Before that, though, there’s a tower to the side here. A message is warning me that there’s a knight in that tower. I think I’ve gotten pretty good at handling these black knights, I really don’t have anything to worry about. I trot on up to the tower door, and, seeing a bit of my opponent clip through it, I stab him a few times through the level geometry. The enemies in this game don’t play fair, and I’m not going to either. Once his health is most of the way down and I’m feeling confident, I open the door with the key I got from that Andrei look-alike last entry, and step through.
That’s… that’s no black knight. No, instead, it’s number two on my hatelist behind that accursed bridge wyvern. Havel the Rock, that knight whose attack I blocked but still got creamed in a single hit way back in that first entry. I’m shocked enough by his presence that I give him enough opportunity to make it a two-fer.
Respawning, I make my way back to the tower. The door’s stuck open now, meaning I can’t slay Havel with my “clip through the level geometry” shenanigans. I’m going to have to play this one fair. By opening this door, I’ve created a handy little shortcut between the Undead Burg and Darkroot Basin, but if I can’t slay this knight, it’s useless. Last time I faced Havel, I cleanly blocked his attack but he still did enough damage to kill me in a single blow. However, I’ve upgraded both myself and my equipment quite a bit since then. First order of business is to see how well I can withstand his blows now.
Well, I’ve got a bit of bad news and a bit of good news. Bad news is that Havel may the highest attack power of any foe I’ve faced so far. As he already demonstrated, a single strike is enough to kill me outright. Good news is my shield arm’s strong enough to absorb that blow entirely, although not without significant stamina loss.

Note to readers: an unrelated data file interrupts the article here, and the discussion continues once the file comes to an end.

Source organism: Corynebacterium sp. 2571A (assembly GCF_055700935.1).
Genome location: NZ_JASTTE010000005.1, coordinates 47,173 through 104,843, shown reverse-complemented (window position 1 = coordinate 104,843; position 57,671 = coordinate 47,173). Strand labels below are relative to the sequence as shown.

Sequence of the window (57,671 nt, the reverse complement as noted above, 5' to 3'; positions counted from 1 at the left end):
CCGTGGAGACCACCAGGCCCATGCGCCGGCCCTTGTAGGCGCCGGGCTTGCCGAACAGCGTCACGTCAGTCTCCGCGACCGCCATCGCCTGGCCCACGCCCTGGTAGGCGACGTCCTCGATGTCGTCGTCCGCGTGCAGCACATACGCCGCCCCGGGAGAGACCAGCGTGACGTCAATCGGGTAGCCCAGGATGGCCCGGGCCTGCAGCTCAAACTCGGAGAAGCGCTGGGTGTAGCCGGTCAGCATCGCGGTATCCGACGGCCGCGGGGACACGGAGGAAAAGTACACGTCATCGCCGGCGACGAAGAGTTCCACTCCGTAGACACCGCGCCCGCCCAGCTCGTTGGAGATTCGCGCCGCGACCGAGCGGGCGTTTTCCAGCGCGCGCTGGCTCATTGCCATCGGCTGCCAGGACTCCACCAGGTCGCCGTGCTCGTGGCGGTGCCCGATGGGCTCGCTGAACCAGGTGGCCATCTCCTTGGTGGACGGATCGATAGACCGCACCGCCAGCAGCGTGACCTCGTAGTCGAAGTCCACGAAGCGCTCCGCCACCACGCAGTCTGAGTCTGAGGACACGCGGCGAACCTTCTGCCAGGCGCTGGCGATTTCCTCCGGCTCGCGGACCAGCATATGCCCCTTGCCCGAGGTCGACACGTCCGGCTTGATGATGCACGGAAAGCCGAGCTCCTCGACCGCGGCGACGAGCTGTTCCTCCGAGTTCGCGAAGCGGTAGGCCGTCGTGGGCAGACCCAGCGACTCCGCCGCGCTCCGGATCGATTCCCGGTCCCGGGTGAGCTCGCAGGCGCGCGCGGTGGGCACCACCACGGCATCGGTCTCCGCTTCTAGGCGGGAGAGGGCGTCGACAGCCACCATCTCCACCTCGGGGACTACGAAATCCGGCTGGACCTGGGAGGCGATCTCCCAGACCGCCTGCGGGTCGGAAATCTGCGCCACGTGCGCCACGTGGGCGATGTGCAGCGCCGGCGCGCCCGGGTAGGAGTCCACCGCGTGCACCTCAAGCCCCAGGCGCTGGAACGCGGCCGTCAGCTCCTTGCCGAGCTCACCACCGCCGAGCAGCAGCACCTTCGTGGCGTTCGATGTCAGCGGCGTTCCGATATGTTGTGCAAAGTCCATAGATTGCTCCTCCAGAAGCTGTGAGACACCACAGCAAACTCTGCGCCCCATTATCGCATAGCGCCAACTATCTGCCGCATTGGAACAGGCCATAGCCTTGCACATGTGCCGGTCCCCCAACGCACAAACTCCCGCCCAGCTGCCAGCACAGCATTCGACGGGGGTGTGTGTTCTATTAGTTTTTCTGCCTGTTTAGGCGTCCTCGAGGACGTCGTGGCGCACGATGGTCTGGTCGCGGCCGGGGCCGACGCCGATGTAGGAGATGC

At least I’m not defenseless, now. Havel’s surprisingly quick for someone in such massive armor, and is easily able to match me in speed. I can block him, but that takes stamina and if it’s too low when I do so the hit goes through anyways. If I mess up at any point, I’m dead.
This battle is all about managing my stamina. It takes stamina to strike, to dodge, and to block. I restore stamina when… well, doing pretty much anything else. Stamina recovers pretty quickly normally, and considerably slower when I have my shield raised. In this match, I’m constantly having to keep an eye on that green bar. I have to pick my moments to strike, keep some distance at times to recover my stamina, and make snap decisions on whether to block or dodge that massive dragon tooth of his.